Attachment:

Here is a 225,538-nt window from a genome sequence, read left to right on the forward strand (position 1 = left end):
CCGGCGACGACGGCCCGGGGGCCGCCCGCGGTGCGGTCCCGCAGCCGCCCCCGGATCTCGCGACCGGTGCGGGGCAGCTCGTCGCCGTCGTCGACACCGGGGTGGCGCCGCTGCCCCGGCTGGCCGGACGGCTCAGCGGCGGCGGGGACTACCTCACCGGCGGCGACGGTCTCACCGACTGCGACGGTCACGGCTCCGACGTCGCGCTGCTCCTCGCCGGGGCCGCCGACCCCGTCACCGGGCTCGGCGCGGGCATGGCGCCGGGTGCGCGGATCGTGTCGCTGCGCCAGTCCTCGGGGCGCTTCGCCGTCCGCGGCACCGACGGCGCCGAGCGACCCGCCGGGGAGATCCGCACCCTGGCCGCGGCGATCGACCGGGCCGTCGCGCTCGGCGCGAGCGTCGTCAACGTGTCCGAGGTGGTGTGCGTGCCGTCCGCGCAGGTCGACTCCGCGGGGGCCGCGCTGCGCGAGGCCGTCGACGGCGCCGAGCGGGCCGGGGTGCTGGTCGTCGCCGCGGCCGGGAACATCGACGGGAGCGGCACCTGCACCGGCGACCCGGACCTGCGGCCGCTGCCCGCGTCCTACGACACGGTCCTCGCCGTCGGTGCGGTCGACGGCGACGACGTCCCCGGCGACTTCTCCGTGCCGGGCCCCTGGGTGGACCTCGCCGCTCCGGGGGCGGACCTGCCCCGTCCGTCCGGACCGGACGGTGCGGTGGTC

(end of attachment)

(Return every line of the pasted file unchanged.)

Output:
Here is a 225,538-nt window from a genome sequence, read left to right on the forward strand (position 1 = left end):
CCGGCGACGACGGCCCGGGGGCCGCCCGCGGTGCGGTCCCGCAGCCGCCCCCGGATCTCGCGACCGGTGCGGGGCAGCTCGTCGCCGTCGTCGACACCGGGGTGGCGCCGCTGCCCCGGCTGGCCGGACGGCTCAGCGGCGGCGGGGACTACCTCACCGGCGGCGACGGTCTCACCGACTGCGACGGTCACGGCTCCGACGTCGCGCTGCTCCTCGCCGGGGCCGCCGACCCCGTCACCGGGCTCGGCGCGGGCATGGCGCCGGGTGCGCGGATCGTGTCGCTGCGCCAGTCCTCGGGGCGCTTCGCCGTCCGCGGCACCGACGGCGCCGAGCGACCCGCCGGGGAGATCCGCACCCTGGCCGCGGCGATCGACCGGGCCGTCGCGCTCGGCGCGAGCGTCGTCAACGTGTCCGAGGTGGTGTGCGTGCCGTCCGCGCAGGTCGACTCCGCGGGGGCCGCGCTGCGCGAGGCCGTCGACGGCGCCGAGCGGGCCGGGGTGCTGGTCGTCGCCGCGGCCGGGAACATCGACGGGAGCGGCACCTGCACCGGCGACCCGGACCTGCGGCCGCTGCCCGCGTCCTACGACACGGTCCTCGCCGTCGGTGCGGTCGACGGCGACGACGTCCCCGGCGACTTCTCCGTGCCGGGCCCCTGGGTGGACCTCGCCGCTCCGGGGGCGGACCTGCCCCGTCCGTCCGGACCGGACGGTGCGGTGGTC